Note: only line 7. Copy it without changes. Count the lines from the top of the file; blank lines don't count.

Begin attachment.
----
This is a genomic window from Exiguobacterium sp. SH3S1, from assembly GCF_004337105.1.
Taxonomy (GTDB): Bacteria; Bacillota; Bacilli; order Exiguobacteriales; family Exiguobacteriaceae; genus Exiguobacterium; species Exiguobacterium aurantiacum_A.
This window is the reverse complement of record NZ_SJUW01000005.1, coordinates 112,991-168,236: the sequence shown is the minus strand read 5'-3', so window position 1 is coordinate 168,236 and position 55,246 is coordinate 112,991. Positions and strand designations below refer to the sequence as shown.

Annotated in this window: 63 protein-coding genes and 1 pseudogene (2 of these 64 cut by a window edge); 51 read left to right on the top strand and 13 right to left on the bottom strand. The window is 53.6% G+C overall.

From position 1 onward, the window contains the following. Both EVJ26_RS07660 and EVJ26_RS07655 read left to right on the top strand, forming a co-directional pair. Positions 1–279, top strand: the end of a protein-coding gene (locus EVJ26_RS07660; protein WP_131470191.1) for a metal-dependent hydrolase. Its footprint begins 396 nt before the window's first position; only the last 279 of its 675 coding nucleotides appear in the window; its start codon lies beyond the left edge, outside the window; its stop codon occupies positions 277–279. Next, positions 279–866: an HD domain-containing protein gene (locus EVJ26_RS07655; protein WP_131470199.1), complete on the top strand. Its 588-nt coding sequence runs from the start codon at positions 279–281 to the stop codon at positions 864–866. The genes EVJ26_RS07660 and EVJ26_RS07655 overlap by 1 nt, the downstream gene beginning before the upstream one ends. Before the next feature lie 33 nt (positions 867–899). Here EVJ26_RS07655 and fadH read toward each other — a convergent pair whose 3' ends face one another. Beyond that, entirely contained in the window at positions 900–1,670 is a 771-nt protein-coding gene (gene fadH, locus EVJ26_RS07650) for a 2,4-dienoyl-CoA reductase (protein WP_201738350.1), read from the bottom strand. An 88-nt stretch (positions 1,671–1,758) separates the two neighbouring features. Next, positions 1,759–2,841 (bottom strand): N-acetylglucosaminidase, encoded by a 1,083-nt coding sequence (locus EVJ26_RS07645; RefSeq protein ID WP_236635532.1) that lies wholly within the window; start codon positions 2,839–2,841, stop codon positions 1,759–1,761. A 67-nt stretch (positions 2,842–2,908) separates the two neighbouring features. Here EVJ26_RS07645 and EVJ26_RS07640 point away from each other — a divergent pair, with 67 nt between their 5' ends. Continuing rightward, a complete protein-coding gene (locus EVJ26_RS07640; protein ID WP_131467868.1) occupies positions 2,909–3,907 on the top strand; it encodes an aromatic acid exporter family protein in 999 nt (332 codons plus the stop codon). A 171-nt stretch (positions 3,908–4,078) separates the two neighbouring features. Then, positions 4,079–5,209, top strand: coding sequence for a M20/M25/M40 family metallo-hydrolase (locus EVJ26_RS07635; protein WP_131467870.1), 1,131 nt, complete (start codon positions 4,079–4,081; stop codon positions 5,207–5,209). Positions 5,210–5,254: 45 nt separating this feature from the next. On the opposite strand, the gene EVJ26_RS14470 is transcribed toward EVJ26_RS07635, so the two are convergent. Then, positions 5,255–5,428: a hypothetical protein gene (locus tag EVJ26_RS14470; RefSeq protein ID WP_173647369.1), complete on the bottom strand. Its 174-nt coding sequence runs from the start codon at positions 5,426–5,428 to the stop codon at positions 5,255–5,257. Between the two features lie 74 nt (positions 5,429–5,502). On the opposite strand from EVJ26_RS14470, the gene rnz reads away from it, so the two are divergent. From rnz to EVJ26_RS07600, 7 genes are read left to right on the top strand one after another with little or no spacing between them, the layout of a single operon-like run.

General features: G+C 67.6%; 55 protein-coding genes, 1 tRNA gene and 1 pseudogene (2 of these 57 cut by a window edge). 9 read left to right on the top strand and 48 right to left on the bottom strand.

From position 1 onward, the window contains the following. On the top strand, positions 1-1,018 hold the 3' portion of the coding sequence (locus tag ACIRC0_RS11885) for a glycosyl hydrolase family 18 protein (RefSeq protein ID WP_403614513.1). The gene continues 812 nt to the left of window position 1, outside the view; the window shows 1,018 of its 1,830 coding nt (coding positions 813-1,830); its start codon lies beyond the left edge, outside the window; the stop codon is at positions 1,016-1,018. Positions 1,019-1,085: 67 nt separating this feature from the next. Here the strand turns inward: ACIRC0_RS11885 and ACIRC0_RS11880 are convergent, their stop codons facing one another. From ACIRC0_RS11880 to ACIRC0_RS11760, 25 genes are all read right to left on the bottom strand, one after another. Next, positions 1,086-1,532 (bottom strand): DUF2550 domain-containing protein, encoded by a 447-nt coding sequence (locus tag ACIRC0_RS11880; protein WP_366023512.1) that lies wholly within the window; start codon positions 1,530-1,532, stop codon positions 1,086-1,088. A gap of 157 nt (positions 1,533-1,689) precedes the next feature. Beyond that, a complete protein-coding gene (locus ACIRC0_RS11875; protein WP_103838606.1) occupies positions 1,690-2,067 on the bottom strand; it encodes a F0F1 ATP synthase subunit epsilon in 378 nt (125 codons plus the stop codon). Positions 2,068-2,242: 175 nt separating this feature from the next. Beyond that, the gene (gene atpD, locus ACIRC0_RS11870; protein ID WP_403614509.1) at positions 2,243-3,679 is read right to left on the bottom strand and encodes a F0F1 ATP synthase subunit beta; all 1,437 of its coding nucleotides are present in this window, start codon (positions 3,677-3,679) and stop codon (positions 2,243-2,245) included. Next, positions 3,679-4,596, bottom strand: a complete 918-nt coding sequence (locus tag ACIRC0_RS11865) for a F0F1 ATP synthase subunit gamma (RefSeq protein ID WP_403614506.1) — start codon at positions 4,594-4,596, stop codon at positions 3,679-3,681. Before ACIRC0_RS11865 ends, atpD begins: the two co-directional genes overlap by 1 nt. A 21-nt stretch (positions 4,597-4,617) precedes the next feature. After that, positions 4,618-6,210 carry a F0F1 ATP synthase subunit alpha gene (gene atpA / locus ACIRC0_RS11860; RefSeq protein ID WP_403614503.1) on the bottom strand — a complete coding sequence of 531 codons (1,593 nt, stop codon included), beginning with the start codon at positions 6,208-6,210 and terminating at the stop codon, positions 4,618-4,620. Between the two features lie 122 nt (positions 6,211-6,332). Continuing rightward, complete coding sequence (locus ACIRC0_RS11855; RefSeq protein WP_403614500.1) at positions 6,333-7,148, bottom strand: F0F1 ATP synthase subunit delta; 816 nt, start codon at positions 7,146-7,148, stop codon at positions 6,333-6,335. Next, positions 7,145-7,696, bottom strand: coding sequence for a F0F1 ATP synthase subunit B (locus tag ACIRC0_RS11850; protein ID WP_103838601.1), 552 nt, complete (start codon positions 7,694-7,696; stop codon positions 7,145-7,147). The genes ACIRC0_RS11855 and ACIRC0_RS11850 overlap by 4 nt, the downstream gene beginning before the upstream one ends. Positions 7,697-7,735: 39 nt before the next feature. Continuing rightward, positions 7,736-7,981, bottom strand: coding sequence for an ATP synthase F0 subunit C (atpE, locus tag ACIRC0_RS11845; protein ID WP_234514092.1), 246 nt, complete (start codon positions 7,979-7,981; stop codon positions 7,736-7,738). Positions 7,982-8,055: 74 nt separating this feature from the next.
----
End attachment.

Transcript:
From position 1 onward, the window contains the following. On the top strand, positions 1-1,018 hold the 3' portion of the coding sequence (locus tag ACIRC0_RS11885) for a glycosyl hydrolase family 18 protein (RefSeq protein ID WP_403614513.1). The gene continues 812 nt to the left of window position 1, outside the view; the window shows 1,018 of its 1,830 coding nt (coding positions 813-1,830); its start codon lies beyond the left edge, outside the window; the stop codon is at positions 1,016-1,018. Positions 1,019-1,085: 67 nt separating this feature from the next. Here the strand turns inward: ACIRC0_RS11885 and ACIRC0_RS11880 are convergent, their stop codons facing one another. From ACIRC0_RS11880 to ACIRC0_RS11760, 25 genes are all read right to left on the bottom strand, one after another. Next, positions 1,086-1,532 (bottom strand): DUF2550 domain-containing protein, encoded by a 447-nt coding sequence (locus tag ACIRC0_RS11880; protein WP_366023512.1) that lies wholly within the window; start codon positions 1,530-1,532, stop codon positions 1,086-1,088. A gap of 157 nt (positions 1,533-1,689) precedes the next feature. Beyond that, a complete protein-coding gene (locus ACIRC0_RS11875; protein WP_103838606.1) occupies positions 1,690-2,067 on the bottom strand; it encodes a F0F1 ATP synthase subunit epsilon in 378 nt (125 codons plus the stop codon). Positions 2,068-2,242: 175 nt separating this feature from the next. Beyond that, the gene (gene atpD, locus ACIRC0_RS11870; protein ID WP_403614509.1) at positions 2,243-3,679 is read right to left on the bottom strand and encodes a F0F1 ATP synthase subunit beta; all 1,437 of its coding nucleotides are present in this window, start codon (positions 3,677-3,679) and stop codon (positions 2,243-2,245) included. Next, positions 3,679-4,596, bottom strand: a complete 918-nt coding sequence (locus tag ACIRC0_RS11865) for a F0F1 ATP synthase subunit gamma (RefSeq protein ID WP_403614506.1) — start codon at positions 4,594-4,596, stop codon at positions 3,679-3,681. Before ACIRC0_RS11865 ends, atpD begins: the two co-directional genes overlap by 1 nt. A 21-nt stretch (positions 4,597-4,617) precedes the next feature. After that, positions 4,618-6,210 carry a F0F1 ATP synthase subunit alpha gene (gene atpA / locus ACIRC0_RS11860; RefSeq protein ID WP_403614503.1) on the bottom strand — a complete coding sequence of 531 codons (1,593 nt, stop codon included), beginning with the start codon at positions 6,208-6,210 and terminating at the stop codon, positions 4,618-4,620. Between the two features lie 122 nt (positions 6,211-6,332). Continuing rightward, complete coding sequence (locus ACIRC0_RS11855; RefSeq protein WP_403614500.1) at positions 6,333-7,148, bottom strand: F0F1 ATP synthase subunit delta; 816 nt, start codon at positions 7,146-7,148, stop codon at positions 6,333-6,335. Next, positions 7,145-7,696, bottom strand: coding sequence for a F0F1 ATP synthase subunit B (locus tag ACIRC0_RS11850; protein ID WP_103838601.1), 552 nt, complete (start codon positions 7,694-7,696; stop codon positions 7,145-7,147). The genes ACIRC0_RS11855 and ACIRC0_RS11850 overlap by 4 nt, the downstream gene beginning before the upstream one ends. Positions 7,697-7,735: 39 nt before the next feature. Continuing rightward, positions 7,736-7,981, bottom strand: coding sequence for an ATP synthase F0 subunit C (atpE, locus tag ACIRC0_RS11845; protein ID WP_234514092.1), 246 nt, complete (start codon positions 7,979-7,981; stop codon positions 7,736-7,738). Positions 7,982-8,055: 74 nt separating this feature from the next.